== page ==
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Old 12-14-2011, 06:25 AM   #1
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Seasonal Lots

Hi everybody and MERRY CHRISTMAS.
My DW and I are considering placing out RV on a seasonal lot this coming spring and summer. I was wondering if some of you that have gone this route, can fill us in on a few things. Our plan is to use this lot as a base and do some road trips from there.

Does the lot rental usually include power?

What is the going rate for a lot?

Has your experience with doing this been good and is this a good way to camp for the season?

Thanks for your comments and suggestions.


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Old 12-14-2011, 06:43 AM   #2
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There are lots in our park here in Florida that are rented out. Electricity is usually not included since it can vary from month-to-month. The rent here can be between $450 and $500 a month depending on the size of the lot and the location.

I can say that if such a park existed up north we would definitely do that for the summer months. It's a great way to have a home base and explore outwards.

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Old 12-14-2011, 06:46 AM   #3
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We did that on October 1st. Initially for 6 months with the option to extend. The reason for the 6 months is that stays of 6 months or more are exempt from the bed tax. So far it has been great. I found a place that also has a marina and a launch ramp in some fine fishing country.

I think you will find that stays of a month or more meter the electricity. I have been using about $30/mo. but that will vary considerably based on your usage habits such as heat and air. The water is included. The rate is $500/mo in round numbers.

Another reason to stay put for a while is you get to meet people. We are satisfied and are going to extend our stay and save some diesel fuel next year.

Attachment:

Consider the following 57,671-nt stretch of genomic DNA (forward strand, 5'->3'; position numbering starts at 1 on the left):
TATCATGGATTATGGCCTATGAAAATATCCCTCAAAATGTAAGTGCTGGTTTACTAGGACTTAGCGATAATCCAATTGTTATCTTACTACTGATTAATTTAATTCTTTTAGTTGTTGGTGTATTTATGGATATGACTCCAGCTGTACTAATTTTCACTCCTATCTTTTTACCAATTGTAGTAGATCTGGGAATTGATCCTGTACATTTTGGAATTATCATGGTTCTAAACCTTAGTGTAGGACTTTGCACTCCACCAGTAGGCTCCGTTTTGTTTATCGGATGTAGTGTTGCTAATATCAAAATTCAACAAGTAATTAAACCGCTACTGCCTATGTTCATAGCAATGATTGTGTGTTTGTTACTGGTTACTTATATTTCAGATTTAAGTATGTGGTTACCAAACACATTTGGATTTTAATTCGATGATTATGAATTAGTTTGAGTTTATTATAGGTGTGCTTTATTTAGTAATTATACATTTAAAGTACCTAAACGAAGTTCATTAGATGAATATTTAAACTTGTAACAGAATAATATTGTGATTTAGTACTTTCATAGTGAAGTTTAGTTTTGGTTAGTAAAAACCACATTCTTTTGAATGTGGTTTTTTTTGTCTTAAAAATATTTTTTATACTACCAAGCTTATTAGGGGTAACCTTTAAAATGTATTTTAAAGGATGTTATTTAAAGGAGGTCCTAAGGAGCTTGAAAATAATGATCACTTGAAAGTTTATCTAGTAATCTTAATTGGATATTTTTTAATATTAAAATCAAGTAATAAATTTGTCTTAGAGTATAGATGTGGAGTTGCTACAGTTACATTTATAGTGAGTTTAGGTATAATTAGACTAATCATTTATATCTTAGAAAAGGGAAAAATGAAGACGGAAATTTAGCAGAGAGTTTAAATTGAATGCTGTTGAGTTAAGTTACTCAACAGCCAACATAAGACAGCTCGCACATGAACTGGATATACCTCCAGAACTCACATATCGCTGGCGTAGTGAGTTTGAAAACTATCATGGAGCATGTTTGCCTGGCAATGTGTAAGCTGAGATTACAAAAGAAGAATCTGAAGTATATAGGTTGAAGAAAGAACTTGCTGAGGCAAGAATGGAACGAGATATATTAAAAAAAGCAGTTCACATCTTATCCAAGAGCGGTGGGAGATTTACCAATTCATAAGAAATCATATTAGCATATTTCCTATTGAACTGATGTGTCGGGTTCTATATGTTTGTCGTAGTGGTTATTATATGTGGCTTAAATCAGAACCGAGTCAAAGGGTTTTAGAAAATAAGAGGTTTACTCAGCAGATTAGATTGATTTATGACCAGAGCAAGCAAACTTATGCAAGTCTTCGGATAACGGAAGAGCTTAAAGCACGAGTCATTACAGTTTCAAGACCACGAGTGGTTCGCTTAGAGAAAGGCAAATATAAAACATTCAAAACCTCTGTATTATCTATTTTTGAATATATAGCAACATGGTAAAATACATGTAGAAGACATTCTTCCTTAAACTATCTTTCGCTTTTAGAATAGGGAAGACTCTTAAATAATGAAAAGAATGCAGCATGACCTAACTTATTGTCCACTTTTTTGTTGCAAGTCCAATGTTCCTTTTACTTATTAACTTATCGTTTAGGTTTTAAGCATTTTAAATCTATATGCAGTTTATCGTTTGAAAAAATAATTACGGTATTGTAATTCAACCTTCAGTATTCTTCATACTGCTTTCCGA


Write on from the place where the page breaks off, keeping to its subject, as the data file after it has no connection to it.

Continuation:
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Old 12-14-2011, 07:12 AM   #4
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First of all, I also want to wish you a Merry Christmas & then get down to the topic at hand.

I (we) took a seasonal lot in the New York state Catskill mountain region from April - Oct of this year for the very first time. Our reason was that we are tired of dragging our 30' tt around to the tune of 7.5 - 8.5 miles per gallon. Also, being somewhat handicapped makes the entire hookup - unhook procedure increasingly difficult with each passing year. We visited the campground at our leisure, commuting in our 4 cylinder daily driver.

This campground did not have sewer hookups - just water & electric - altho rate included a once weekly pumpout. Unfortunatly the size of my black & graywater tanks would not last a week in spite the drastic measures we took to conserve water. For this reason alone I will NEVER ever consider a seasonal site that does not have full hookups. I used the bathroom facilities at that campground & despite the daily cleaning, fellow campers ensured that the bathrooms were disgustingly filthy.

Electricity is normally not included in most seasonal sites & this campground had to pay a higher commercial rate which they passed on to us. Campers who spent the entire time at their sites complained about the high electric bills.

Will I take another seasonal site? Yes, I will. This time it will be somewhat closer to home. As much as we enjoy a change of scenery we also enjoy coming back to the comforts of our home. Another thing, this past season did not cooperate weather wise. Lots & lots of rain & mud which meant being confined to a 30' tin box. Thankfully I enjoy reading. Hurricane Irene washed out many roads in the Catskill region so that for a time we could not even get to or from the campground.

Wow !! In re-reading this post it seems as tho I've done a lot of complaining. In closing, I'd say "Go for it!" You may love it. Me, I just want to find the right facility that will hopefully suit our needs.
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Old 12-14-2011, 07:22 AM   #5